Clinton Cash, an investigation into foreign donations to the Clinton Foundation and Hillary Clinton’s policies toward associated foreign actors as secretary of state, won’t hit bookstores for another two weeks. Partisans, pundits, and political reporters, however, aren’t waiting that long to make it the latest Clinton controversy.
Rand Paul has declared that the book, written by conservative journalist Peter Schweizer, will “make people question whether [Hillary Clinton] ought to run for president.” Fox News plans to air a one-hour special on it this Friday. The New York Times has dubbed it “the most anticipated and feared book of a presidential cycle still in its infancy.” And Hillary Clinton has tried to shrug it off as a “distraction,” while allies have gone on offense against any outlet willing to treat the book as anything but a partisan attack. David Brock, for one, went as far as to accuse the Times and other outlets of working hand in hand with conservatives to discredit Clinton—a “political put-up job,” as he put it—all because they are taking the book seriously enough to do follow-up reporting on its claims.
It’s tempting to dismiss the pre-release posturing as noise—the book will ultimately stand or fall on whether Schweizer’s reporting bears out his accusations of a too-cozy relationship between the Clintons and the foreign donors who contribute to their foundation. But in the meantime it offers a helpful illustration of a dynamic we can expect to see again and again between now and Election Day: Clinton’s critics blurring the line between accusation and fact, and Clinton’s allies spinning worthy questions as conspiracy theories that can be dismissed out of hand.
It’s understandable that Clinton’s camp is unhappy that the book’s claims are getting aired before everyone’s seen the book—right now they’re left to push back against sweeping notions of wrongdoing, instead of specific evidence. And the Clintons know better than most that high-profile investigations can leave the impression of corruption even when none was there (as well as turn up unrelated ugly truths). But the book’s early hype can be traced back to Paul—who began making oblique references to the book’s allegations on Fox News the same day he formally entered the race two weeks ago—not the media outlets that Brock is attacking. If Clinton’s camp is so sure that the book is a nothingburger, then it should welcome mainstream outlets that are wiling to do the legwork to verify or debunk accusations that her GOP challengers are already parroting on the stump.
For his part, Schweizer does not claim his book proves that either of the Clintons specifically did anything illegal. Instead, it catalogs what the author claims is “a pattern of financial transactions involving the Clintons that occurred contemporaneous with favorable U.S. policy decisions benefiting those providing the funds.” The clear implication is that the couple engaged in quid pro quo with foreign donors while Hillary Clinton was secretary of state. Similar accusations about things like campaign donations are ever-present in politics, but the book is promising to paint a particularly damning picture of what the author claims is the cause-and-effect nature between foundation donations and speaking fees paid to Bill, and Hillary’s shifting policy views. Still, in a passage of the book cited by ThinkProgress, one of the few outlets that got its hands on an early copy, Schweizer concedes that he can offer no smoking gun. “Short of someone involved coming forward to give sworn testimony,” Schweizer writes, “we don’t know what might or might not have been said in private conversations, the exact nature of the transition, or why people in power make the decision they do.”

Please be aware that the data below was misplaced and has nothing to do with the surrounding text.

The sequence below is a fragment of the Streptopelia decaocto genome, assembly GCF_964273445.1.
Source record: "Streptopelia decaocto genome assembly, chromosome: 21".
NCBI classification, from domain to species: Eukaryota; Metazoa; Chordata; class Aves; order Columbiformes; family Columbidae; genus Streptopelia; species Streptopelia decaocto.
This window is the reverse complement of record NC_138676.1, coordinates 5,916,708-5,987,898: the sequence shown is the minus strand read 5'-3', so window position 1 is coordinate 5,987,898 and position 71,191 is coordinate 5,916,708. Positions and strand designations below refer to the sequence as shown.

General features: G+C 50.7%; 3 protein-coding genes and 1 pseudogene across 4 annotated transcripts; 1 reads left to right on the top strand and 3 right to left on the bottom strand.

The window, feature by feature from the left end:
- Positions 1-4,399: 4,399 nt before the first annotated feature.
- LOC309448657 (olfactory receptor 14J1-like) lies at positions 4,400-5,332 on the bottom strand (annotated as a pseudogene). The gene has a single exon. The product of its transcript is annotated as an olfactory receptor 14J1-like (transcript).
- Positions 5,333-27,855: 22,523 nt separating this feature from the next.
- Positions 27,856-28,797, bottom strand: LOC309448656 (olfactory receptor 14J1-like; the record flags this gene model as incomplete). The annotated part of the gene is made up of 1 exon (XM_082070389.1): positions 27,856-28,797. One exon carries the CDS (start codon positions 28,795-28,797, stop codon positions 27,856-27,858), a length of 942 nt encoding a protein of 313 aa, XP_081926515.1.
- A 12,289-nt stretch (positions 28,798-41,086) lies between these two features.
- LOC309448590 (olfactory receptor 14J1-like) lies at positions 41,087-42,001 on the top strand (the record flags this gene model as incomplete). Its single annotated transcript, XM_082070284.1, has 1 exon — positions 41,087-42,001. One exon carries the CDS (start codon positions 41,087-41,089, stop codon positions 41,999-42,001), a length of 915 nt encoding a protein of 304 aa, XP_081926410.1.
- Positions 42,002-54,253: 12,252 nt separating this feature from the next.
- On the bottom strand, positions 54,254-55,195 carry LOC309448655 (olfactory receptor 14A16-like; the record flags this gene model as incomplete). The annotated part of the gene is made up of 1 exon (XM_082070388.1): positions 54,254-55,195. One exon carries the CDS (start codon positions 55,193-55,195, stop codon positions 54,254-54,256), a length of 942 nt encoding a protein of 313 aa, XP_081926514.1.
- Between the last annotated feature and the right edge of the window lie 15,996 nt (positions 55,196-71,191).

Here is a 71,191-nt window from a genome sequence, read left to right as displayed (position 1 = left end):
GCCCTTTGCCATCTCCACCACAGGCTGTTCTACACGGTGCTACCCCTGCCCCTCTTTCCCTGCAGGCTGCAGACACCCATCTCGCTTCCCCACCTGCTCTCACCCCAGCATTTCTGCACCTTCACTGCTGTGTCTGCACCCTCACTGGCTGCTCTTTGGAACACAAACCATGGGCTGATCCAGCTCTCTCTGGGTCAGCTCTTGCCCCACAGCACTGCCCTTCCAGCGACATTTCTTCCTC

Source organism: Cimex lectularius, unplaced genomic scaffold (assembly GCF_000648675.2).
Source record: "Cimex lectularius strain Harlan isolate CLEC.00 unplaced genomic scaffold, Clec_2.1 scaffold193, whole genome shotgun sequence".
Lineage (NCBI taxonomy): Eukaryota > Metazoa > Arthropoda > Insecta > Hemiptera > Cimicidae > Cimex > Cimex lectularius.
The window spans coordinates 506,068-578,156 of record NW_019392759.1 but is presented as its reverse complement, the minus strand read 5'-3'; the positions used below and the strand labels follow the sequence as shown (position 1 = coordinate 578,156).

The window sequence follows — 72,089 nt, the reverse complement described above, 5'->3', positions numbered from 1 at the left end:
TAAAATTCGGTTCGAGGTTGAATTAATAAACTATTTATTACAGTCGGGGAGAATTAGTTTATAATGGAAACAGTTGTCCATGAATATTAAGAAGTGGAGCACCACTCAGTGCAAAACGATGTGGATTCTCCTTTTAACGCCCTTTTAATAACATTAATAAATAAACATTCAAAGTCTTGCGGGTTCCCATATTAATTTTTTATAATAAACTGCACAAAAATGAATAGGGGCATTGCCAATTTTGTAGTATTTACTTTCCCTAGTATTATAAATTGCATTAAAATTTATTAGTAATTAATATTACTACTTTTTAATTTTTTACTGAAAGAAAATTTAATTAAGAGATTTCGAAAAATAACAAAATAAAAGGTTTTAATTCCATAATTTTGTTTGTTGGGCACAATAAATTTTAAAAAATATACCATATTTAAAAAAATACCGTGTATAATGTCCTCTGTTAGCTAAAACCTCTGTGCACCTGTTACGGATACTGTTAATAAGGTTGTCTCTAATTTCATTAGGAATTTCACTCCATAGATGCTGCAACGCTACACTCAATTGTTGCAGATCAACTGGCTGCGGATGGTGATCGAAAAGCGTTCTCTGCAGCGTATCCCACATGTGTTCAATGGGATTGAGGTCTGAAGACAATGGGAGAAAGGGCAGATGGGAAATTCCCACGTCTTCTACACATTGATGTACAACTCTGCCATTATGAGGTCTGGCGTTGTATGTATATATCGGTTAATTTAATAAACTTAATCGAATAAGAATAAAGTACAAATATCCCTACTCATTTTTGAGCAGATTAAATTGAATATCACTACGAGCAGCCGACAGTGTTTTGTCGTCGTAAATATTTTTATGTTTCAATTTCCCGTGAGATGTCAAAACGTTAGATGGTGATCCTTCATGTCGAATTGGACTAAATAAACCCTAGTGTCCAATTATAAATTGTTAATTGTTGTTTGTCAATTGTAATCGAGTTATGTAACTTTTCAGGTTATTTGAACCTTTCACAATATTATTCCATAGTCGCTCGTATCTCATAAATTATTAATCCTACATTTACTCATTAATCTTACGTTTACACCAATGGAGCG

Schweizer’s allegations are certainly getting the attention he wants. Paul—one of several Republicans who have been briefed on the book—recently went on Fox News to declare that “the facts are going to be alarming, they’re going to be mind-boggling, and I think people are going to read this book and say: My Goodness, this is happening in America?”
It sounds, based on Schweizer’s admission about the lack of a smoking gun, like Paul is overpromising. Media Matters and other pro-Clinton groups are also correct to suggest Schweizer’s resume—which comes with a pro-conservative tilt and a troubling history of journalistic sins—should raise red flags. But those are complicating factors, not disqualifying ones. (Worse journalistic critiques were made, after all, about National Enquirer when it was breaking the story of John Edwards’ affair in 2007 and 2008.)
Even if Schweizer’s work turns out to be nothing more than the equivalent of opposition research, that won’t mean it’s unworthy of attention. But it will require independent verification and further digging—which is exactly what outlets like the Times and the Washington Post are hoping to provide.
How the Clinton Foundation operates and how transparent Hillary Clinton is willing to be with the American public are legitimate questions that reporters should ask. Clinton may not be excited about that prospect—but her recent email scandal and hard-to-believe explanation are a reminder that too often she has a tendency not to adequately answer tough but necessary questions like these. The frustrating reality, though, is that as long as her critics can score cheap points with their base by begging unvetted questions, Clinton will be able to do the same with hers without having to answer ones that need to be taken seriously.